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Re: Last Call: draft-nottingham-http-link-header (Web Linking) to Proposed Standard

From: Noah Slater <nslater@tumbolia.org>
Date: Sun, 30 Aug 2009 17:08:29 +0100
To: Julian Reschke <julian.reschke@gmx.de>
Cc: Ian Hickson <ian@hixie.ch>, Mark Nottingham <mnot@mnot.net>, Eran Hammer-Lahav <eran@hueniverse.com>, Sam Johnston <samj@samj.net>, HTTP Working Group <ietf-http-wg@w3.org>
Message-ID: <20090830160828.GA29568@tumbolia.org>
On Sun, Aug 30, 2009 at 12:00:51PM +0200, Julian Reschke wrote:
> Does Mozilla support the Link header for any relation besides stylesheet

Yes, the following get you feed discovery:

   @rel='alternate' @type='application/atom+xml'

   @rel='alternate' @type='application/rss+xml'

And the Mozilla suite browser natively supports everything from "last", "prev",
"next", "first", "up", "copyright", "about", "search", a bunch of other de-facto
@rel values, and all the ones found here:

  http://www.w3.org/TR/html401/types.html#type-links

Firefox does not support this natively, but there is a plugin to add it.

>> The main advantage of rel="up up up" rather than rel="up3" is that for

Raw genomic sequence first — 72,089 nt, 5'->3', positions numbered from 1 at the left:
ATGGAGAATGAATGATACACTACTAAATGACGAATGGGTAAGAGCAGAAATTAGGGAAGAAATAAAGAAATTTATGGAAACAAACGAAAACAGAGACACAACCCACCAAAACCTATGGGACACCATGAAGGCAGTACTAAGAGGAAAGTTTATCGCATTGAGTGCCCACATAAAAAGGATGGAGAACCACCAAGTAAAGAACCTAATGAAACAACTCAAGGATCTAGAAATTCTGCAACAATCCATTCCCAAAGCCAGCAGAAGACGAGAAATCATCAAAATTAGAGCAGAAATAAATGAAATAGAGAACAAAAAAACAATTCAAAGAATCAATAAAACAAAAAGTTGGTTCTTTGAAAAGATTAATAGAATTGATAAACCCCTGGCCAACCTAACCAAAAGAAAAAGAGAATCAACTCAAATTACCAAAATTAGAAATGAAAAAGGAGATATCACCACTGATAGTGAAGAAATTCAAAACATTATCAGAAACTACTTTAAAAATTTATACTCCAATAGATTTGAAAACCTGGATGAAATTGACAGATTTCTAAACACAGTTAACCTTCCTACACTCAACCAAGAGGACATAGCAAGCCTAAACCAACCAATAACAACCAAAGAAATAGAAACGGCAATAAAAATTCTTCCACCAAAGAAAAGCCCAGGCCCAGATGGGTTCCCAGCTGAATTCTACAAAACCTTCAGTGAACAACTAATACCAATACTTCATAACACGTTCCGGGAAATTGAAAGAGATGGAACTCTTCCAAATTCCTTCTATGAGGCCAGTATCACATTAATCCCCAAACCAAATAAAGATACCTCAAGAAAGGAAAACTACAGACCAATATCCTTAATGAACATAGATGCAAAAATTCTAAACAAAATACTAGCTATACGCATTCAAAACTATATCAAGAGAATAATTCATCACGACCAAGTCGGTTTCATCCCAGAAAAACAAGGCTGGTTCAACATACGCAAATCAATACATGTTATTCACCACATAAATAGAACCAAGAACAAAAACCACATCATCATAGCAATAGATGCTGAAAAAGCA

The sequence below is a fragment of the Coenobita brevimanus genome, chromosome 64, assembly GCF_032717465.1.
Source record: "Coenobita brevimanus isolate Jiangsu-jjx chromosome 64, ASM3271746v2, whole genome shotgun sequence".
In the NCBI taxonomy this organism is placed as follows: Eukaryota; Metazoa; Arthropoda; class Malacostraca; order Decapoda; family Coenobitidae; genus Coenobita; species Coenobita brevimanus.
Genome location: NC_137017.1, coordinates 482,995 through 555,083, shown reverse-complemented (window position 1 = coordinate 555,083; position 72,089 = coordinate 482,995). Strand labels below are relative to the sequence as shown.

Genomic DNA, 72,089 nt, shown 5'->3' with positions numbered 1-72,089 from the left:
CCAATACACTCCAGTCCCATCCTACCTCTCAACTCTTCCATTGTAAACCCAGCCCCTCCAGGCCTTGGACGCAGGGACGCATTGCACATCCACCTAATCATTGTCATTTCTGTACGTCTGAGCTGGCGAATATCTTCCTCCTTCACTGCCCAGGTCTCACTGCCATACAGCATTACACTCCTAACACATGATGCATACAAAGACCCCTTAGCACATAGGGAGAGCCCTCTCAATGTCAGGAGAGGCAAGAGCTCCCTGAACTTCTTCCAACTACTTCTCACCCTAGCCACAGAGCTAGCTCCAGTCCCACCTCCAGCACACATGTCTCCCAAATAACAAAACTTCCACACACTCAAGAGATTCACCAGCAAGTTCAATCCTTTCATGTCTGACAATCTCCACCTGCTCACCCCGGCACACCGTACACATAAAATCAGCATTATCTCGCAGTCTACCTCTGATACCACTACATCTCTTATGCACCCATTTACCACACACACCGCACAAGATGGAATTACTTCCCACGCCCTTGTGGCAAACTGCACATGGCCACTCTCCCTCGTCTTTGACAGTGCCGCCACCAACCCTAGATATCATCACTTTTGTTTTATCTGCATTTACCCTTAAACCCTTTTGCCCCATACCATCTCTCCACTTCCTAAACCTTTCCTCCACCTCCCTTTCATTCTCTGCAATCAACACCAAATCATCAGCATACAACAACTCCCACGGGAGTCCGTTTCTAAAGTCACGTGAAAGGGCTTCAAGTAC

>> UAs that only need to know that the link is an "up" and don't care
>> about how far "up" it goes, the keyword automatically works -- you
>> don't have to do rel="up up3". Also, it means that we don't have to
>> register an infinite number of keywords for all possible depths.
>
> Are there UAs that already support "up up" the way you defined it? How
> did that extension make it into the spec anyway?

I needed to express the "up" relation in my HTML and Atom documents, and I took
a look at the HTML5 spec to see what the recommendation was. I wasn't planning
on using HTML5, but I figured that it might be a good place to check anyway.

After thinking about it for a while, I decided that there was no sufficient
reason to use more than a single "up" value. My reasoning is that URIs already
provide a mechanism for UAs to determine the spacial position of the current
resource in relation to the one specified via a link element.

Resource URI:

  http://example.org/dir-a/dir-b/doc-b

Links elements:

  <link rel="up" href="/">

  <link rel="up" href="/dir-a/">

  <link rel="up" href="/dir-a/dir-b/">

The hierarchical position of each link can be found by parsing the URI.

Best,

-- 
Noah Slater, http://tumbolia.org/nslater
Received on Sunday, 30 August 2009 16:09:21 GMT

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